On the other hand, to the anti-urban, anti-industrial naturalist, landscape was the glorious demonstration of God's handiwork and benevolence. Nature was God's art. Characterizing landscape was of the highest worthiness for the artist's consideration. Not surprisingly, in much writing of the period, the word nature is reverentially capitalized, as though proceeding from Deity just as certainly as the Son and Holy Spirit of the Trinity. Thus landscape was potentially more than mere topographical recording; it could be overlaid with moral and theological significance.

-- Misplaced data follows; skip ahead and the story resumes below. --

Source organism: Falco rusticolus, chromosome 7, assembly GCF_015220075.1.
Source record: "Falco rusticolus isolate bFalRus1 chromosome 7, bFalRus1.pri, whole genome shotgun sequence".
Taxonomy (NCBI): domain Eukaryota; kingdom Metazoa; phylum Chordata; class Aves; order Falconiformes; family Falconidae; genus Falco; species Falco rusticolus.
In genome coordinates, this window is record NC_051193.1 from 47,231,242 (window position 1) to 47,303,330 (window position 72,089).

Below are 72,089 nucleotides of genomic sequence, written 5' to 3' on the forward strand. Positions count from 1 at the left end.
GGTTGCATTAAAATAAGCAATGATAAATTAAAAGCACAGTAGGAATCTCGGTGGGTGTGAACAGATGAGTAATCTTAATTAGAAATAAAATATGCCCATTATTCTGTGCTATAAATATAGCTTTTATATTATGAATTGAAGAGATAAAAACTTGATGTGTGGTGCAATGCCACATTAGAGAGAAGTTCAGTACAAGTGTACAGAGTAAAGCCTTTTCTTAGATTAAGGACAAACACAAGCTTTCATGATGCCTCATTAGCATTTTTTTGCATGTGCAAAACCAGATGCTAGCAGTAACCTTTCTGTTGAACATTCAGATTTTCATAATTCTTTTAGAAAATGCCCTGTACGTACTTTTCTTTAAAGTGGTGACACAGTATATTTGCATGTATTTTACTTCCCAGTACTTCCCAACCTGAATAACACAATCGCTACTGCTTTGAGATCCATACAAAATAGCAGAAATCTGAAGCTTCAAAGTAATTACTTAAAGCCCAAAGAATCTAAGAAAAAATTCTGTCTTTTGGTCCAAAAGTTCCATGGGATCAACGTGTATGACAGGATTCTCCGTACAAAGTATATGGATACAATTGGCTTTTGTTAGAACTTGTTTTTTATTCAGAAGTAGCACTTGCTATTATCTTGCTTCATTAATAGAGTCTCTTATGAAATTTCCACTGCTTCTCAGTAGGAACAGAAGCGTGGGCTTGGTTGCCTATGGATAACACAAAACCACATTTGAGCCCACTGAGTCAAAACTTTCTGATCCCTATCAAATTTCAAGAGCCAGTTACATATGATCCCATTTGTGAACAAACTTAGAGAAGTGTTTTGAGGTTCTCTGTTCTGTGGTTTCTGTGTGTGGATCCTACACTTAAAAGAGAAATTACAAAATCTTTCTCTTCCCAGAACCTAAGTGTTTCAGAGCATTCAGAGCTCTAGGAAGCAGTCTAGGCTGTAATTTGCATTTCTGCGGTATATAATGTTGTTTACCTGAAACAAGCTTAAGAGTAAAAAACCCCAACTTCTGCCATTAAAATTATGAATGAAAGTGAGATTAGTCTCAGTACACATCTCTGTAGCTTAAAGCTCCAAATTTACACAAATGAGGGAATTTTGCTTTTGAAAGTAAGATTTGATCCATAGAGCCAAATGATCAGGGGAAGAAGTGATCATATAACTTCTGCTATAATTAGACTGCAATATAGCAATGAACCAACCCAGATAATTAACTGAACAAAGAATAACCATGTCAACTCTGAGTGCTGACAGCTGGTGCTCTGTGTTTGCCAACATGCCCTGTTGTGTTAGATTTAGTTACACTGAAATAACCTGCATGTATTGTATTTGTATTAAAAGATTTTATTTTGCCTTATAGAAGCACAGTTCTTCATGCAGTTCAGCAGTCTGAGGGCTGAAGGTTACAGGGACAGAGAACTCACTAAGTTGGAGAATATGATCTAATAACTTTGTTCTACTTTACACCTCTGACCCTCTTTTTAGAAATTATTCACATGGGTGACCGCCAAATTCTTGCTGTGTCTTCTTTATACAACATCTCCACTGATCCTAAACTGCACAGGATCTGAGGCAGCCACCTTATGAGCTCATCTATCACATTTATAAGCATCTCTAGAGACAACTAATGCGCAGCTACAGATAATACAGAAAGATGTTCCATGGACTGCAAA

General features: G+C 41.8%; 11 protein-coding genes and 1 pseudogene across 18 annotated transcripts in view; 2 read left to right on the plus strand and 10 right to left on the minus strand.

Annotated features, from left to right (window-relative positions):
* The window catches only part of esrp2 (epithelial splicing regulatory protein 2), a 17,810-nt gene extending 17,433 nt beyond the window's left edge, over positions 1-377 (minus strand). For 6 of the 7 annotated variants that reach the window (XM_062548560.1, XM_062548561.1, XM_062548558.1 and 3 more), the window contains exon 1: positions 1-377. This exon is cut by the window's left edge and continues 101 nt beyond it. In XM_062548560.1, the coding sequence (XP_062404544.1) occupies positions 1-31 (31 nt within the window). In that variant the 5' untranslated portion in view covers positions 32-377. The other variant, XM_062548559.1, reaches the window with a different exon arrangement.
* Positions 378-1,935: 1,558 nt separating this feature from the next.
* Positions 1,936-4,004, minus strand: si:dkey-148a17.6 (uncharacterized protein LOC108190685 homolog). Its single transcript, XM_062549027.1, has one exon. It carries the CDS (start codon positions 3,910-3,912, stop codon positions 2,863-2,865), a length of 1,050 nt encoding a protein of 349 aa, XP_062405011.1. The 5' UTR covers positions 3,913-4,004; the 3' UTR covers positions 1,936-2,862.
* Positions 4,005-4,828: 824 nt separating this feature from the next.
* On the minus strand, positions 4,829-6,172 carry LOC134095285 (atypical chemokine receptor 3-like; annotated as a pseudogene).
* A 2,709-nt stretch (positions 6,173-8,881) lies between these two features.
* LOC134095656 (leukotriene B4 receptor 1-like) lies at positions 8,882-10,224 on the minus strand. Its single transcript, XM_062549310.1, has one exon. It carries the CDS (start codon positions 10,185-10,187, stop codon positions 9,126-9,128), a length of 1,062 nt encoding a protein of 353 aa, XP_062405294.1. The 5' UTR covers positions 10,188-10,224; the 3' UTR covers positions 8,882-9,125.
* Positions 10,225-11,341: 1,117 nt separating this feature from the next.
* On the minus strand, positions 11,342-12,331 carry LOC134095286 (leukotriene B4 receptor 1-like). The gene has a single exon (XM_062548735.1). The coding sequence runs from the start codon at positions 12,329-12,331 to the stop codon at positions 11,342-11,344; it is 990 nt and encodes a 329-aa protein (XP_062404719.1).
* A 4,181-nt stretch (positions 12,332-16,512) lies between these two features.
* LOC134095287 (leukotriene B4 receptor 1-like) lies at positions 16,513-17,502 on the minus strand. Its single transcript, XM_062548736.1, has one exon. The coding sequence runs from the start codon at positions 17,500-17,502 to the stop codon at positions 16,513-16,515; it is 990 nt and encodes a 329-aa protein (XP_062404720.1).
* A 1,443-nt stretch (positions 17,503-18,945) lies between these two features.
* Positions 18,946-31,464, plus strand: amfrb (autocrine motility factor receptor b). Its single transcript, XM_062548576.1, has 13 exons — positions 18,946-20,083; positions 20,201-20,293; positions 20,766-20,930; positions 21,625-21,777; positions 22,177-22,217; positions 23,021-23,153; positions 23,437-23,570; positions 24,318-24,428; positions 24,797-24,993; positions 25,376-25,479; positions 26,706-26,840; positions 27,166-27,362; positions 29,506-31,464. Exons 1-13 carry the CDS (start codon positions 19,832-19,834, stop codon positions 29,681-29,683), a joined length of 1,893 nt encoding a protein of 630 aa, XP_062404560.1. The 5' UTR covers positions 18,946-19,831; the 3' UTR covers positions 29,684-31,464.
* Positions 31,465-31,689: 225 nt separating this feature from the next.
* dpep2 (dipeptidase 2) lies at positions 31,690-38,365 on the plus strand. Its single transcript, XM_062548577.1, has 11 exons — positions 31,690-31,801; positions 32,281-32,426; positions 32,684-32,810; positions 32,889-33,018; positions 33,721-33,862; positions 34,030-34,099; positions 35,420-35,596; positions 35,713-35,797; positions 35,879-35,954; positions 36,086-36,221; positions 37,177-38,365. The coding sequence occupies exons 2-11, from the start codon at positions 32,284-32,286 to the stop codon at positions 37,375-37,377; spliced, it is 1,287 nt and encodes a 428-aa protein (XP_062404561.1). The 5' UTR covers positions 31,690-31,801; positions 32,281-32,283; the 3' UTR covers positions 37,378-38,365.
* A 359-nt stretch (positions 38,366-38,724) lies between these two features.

By the mid-nineteenth century, however, civilization had encroached considerably upon the eastern landscape and Whittredge decided to journey westward with John Frederick Kensett and Sanford Robinson Gifford to Fort Kearny in Nebraska and then the Rockies to find new sources of inspiration.
In 1865-66, with Gifford and Kensett, he accompanied Major General John Pope from Fort Leavenworth, Kansas, up the south branch of the Platte River through Denver, then south along the eastern Rockies into New Mexico, where they met Kit Carson in Santa Fe.